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Tue, 31 March 2020

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Civil service union slams lack of complaints procedure for ministerial staff amid Priti Patel 'bullying' row

Civil service union slams lack of complaints procedure for ministerial staff amid Priti Patel 'bullying' row
2 min read

A major Whitehall trade union has urged the government to urgently introduce an independent complaints procedure for civil servants after Home Secretary Priti Patel was accused of "bullying" her staff.


Dave Penman, general secretary of the FDA - which represents senior government officials - accused the government of "dragging its feet" over the establishment of an independent complaints process for civil servants.

Earlier this week, several Home Office sources told The Times that Ms Patel had created a "culture of fear" within the department after she attempted to oust her most senior civil servant, Sir Philip Rutnam.

But fresh claims relating to her time as international development secretary and as a work and pensions minister have now emerged, with some former staff alleging she had publicy dressed down colleagues, sent "aggressive" late night emails, and questioned why some staff were "so f***ing useless".

Allies of the Home Secretary have dismissed the comments, describing them as "malicious gossip".

But Mr Penman hit out at the "inadequacy" of current complaints process for Whitehall officials saying they were "neither transparent, formal nor independent".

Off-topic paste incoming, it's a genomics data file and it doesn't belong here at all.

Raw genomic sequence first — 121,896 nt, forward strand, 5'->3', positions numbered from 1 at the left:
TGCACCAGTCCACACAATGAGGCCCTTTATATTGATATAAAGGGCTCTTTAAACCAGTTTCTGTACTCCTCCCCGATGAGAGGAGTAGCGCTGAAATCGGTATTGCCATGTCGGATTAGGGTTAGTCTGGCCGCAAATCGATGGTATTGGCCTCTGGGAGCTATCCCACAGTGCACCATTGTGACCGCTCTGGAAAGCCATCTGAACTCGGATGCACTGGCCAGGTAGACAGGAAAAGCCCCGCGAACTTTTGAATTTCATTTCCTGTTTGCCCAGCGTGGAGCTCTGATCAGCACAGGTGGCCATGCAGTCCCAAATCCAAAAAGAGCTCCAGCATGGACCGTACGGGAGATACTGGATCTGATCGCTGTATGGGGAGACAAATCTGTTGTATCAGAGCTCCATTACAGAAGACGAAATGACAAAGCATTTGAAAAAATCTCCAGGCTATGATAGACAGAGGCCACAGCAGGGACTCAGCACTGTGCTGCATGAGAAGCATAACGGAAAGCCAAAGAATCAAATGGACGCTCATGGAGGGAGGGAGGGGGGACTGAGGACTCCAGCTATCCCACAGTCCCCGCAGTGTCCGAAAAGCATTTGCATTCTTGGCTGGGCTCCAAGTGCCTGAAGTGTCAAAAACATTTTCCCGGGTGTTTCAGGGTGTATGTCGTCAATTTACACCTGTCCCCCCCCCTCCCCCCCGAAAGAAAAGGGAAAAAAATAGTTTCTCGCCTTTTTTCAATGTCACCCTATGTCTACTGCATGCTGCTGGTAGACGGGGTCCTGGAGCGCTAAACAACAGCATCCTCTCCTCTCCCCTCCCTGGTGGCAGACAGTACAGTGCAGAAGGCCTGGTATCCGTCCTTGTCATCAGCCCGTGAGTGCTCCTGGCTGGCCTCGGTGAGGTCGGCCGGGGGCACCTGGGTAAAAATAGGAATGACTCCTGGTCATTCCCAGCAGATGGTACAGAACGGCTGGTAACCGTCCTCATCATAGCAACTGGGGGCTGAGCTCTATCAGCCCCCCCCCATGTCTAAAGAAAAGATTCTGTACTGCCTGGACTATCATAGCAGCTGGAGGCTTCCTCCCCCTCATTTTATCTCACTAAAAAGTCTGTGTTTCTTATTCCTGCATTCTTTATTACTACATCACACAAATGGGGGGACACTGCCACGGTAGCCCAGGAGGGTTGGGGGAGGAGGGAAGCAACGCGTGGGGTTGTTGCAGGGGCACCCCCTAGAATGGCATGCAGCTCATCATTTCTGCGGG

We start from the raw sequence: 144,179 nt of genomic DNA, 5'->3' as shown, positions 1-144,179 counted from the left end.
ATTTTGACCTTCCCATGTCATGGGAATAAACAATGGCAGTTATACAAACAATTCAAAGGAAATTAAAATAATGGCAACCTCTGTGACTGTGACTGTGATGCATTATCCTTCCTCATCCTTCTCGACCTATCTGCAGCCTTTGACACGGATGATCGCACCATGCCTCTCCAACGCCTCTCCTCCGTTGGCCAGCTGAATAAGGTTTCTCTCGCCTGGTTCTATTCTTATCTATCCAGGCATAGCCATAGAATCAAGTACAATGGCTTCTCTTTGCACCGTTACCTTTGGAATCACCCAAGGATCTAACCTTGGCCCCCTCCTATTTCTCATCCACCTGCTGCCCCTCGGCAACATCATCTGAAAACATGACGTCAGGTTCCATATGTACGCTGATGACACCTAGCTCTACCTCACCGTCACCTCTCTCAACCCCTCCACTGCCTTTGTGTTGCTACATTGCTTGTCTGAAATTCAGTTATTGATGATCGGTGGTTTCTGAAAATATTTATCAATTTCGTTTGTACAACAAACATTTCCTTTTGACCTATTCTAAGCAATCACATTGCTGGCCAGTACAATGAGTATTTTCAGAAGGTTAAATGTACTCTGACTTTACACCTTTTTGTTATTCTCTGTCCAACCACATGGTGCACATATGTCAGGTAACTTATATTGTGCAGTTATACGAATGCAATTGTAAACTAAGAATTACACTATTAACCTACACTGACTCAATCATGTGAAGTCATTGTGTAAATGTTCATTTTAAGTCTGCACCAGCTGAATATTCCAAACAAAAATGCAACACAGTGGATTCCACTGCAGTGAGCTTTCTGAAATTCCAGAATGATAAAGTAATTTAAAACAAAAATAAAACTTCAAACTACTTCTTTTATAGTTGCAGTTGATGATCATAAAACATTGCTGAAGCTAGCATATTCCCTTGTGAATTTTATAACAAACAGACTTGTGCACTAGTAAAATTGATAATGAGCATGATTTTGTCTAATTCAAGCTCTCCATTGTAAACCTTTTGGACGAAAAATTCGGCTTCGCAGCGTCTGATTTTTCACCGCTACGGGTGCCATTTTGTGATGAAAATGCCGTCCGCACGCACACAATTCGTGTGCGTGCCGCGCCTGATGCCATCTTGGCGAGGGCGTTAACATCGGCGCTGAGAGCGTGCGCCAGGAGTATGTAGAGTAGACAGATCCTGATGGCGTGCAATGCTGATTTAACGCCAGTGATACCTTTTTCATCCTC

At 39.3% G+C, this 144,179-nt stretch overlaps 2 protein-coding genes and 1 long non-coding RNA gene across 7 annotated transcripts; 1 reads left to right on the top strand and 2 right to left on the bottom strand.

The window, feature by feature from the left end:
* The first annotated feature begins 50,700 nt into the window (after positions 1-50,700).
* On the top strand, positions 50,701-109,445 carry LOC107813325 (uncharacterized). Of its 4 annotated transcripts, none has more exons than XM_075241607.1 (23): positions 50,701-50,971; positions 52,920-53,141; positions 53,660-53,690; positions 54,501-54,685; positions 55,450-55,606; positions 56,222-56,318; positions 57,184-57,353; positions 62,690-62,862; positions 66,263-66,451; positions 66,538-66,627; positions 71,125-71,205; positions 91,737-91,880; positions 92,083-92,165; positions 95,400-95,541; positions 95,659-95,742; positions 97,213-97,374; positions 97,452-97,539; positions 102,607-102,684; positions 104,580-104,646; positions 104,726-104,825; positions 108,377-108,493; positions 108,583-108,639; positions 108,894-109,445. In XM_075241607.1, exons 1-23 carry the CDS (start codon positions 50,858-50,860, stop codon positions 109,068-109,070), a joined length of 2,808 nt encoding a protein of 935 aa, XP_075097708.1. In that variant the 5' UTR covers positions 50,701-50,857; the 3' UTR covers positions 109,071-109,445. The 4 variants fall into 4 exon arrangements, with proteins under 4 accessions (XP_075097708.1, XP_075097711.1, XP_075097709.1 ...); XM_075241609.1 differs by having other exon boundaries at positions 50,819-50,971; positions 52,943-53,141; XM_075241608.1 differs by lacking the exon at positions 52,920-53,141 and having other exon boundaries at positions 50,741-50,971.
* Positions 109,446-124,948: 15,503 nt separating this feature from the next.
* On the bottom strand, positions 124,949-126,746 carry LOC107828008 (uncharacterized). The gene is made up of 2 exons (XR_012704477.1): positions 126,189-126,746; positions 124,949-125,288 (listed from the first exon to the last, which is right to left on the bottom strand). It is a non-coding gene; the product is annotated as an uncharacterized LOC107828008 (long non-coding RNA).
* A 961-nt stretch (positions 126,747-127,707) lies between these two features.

"It is simply not good enough that there is currently no formal process for a civil servant to raise complaints against a minister," he said.

The union boss said civil servants working for ministers should have access to the same "clear and independent process" recently implemented for staff working with MPs in the Palace of Westminster.

He added: "It's unconscionable that 100 yards away in Whitehall, if the same type of complaint were raised against a minister in a UK government department then no such investigation would take place and staff would have no access to justice.

"Civil servants deserve to feel safe and respected in their workplace, and ministers deserve to have a fair hearing, with any complaints dealt with in a transparent manner.

"The government must stop dragging its feet on this; we urgently need an independent investigation process to properly protect staff. Change is long overdue."

Responding to the comments, a government spokesperson said: "Government departments have established procedures in place to deal with any complaints."

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